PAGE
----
In scenarios where donors (the person making the LPA) had capacity, a new LPA could be executed to include this wording, but a registration fee and legal costs would need to be paid and the previous LPA revoked. On the other hand, in scenarios where the donor no longer had capacity, a Court of Protection application could be submitted to obtain retrospective authority. However, this could risk the further deterioration of the donor’s investments, as the process could take months.
6. The Mental Capacity Act 2005 (MCA) Code of Practice proposed changes
March 2022 also saw the launch of a consultation to seek views on proposed changes to the MCA Code of Practice and guidance of the new Liberty Protection Safeguards (LPS) system in England and Wales. The MCA, which was implemented alongside a Code of Practice, requires updating in light of new legislation and case law, organisational and terminological changes, and developments in ways of working and good practice. Additionally, the new LPS system means that additional guidance needs to be added to the Code of Practice.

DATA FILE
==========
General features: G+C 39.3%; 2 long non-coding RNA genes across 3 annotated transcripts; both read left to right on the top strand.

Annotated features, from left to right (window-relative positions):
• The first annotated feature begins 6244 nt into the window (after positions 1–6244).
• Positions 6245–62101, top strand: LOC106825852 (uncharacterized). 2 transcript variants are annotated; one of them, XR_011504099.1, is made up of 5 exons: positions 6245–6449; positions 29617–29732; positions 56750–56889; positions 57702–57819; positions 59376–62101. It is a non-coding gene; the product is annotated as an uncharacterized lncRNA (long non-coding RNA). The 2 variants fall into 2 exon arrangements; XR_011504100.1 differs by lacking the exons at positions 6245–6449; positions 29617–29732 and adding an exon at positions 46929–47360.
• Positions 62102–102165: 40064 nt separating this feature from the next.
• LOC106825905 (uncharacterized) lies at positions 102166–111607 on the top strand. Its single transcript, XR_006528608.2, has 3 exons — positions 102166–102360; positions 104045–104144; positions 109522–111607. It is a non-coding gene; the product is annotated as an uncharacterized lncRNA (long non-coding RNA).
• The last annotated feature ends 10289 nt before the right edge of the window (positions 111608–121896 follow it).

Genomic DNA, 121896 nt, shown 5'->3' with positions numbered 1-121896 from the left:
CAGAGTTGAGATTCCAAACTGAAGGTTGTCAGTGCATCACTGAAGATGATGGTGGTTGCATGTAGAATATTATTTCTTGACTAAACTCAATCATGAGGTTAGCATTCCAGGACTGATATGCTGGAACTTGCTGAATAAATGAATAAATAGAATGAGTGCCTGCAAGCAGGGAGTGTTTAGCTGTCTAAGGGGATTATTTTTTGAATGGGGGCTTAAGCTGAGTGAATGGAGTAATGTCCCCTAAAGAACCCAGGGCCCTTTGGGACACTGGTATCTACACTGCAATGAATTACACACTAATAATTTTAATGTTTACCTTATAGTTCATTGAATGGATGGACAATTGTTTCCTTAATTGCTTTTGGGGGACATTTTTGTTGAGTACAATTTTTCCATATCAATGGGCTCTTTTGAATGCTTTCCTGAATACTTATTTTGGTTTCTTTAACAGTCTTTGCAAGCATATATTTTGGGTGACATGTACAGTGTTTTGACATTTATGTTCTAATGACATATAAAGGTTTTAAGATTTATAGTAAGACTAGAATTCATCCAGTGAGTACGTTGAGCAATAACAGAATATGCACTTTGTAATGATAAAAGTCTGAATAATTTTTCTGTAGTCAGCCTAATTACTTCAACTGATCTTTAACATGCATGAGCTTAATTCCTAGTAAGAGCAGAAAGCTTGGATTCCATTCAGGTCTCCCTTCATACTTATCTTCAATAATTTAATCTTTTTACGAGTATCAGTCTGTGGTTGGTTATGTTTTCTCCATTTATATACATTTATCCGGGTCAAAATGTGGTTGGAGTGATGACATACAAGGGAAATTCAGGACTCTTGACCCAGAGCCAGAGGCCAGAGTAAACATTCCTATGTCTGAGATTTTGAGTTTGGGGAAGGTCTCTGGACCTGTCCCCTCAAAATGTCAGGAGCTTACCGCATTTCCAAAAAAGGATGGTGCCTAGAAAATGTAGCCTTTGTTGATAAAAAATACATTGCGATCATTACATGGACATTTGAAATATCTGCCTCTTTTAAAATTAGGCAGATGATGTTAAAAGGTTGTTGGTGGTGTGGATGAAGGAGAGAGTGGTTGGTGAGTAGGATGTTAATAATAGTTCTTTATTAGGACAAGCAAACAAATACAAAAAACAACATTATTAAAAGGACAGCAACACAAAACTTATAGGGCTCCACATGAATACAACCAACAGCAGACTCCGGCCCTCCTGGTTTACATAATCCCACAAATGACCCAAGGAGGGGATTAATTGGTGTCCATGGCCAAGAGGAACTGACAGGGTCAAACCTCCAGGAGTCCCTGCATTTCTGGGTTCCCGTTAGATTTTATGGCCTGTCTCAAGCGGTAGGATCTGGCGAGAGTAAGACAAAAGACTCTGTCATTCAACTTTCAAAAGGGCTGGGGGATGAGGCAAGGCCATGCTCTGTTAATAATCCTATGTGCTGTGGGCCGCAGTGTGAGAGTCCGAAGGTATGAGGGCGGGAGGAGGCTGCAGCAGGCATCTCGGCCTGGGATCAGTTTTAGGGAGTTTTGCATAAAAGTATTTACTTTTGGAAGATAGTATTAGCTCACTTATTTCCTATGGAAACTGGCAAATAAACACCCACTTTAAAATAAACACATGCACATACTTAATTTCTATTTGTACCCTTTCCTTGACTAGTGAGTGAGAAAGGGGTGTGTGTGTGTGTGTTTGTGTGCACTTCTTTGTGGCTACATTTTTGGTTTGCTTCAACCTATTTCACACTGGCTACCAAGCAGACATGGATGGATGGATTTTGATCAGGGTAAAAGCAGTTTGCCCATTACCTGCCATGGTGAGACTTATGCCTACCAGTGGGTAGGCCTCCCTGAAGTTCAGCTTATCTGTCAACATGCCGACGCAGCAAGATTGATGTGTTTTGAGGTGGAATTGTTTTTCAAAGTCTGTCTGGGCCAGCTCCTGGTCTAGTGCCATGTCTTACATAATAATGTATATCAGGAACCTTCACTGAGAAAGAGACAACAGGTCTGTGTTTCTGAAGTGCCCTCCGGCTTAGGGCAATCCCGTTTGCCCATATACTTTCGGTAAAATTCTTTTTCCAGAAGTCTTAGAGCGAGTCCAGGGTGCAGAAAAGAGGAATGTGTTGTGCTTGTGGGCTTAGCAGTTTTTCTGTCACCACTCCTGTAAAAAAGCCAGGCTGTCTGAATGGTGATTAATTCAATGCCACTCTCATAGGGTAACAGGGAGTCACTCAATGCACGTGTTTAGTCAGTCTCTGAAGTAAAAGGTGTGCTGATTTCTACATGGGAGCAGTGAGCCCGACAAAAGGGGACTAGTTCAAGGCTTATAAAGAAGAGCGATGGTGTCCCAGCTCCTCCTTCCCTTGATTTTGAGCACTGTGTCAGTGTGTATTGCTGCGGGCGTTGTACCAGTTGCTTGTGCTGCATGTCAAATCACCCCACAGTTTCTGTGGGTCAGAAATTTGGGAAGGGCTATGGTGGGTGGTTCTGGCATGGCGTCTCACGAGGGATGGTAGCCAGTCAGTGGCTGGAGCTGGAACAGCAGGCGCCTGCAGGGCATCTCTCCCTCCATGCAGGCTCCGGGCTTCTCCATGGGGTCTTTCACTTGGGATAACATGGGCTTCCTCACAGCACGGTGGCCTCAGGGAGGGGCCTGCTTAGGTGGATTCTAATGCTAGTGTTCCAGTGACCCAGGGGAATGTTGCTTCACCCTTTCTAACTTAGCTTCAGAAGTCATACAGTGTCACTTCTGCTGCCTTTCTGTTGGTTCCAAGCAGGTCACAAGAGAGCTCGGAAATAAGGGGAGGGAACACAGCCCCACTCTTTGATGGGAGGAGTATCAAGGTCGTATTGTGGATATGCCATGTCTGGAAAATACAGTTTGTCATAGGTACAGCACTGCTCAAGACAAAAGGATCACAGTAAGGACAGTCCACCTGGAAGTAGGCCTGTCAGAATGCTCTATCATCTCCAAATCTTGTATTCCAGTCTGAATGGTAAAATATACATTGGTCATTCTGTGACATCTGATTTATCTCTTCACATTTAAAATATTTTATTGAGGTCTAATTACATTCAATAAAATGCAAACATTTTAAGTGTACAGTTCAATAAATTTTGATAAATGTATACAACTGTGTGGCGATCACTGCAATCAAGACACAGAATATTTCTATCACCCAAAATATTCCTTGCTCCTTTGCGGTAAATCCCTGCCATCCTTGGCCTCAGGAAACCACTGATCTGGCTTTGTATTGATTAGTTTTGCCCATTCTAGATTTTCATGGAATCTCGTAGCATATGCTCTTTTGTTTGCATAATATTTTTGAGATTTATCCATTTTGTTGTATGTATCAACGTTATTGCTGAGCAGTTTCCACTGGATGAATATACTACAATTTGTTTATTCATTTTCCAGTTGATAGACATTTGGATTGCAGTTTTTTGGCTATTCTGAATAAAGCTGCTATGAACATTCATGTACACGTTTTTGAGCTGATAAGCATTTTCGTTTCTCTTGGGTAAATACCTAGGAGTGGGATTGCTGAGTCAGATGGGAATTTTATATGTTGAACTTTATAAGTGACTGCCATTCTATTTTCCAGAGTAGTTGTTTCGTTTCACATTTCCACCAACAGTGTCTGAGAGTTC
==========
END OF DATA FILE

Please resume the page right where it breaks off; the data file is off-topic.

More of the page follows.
The consultation ran from 17 March to 14 July 2022. GOV.UK states that feedback is being analysed, so we expect to hear the result on this consultation in 2023.
7. Dormant asset funding consultation
July 2022 saw the government launch a public consultation to determine the broad social and/or environmental purposes for dormant asset funding in England. The consultation followed the passage of the Dormant Assets Act 2022 earlier this year, expanding the Dormant Assets Scheme into a wider range of sectors.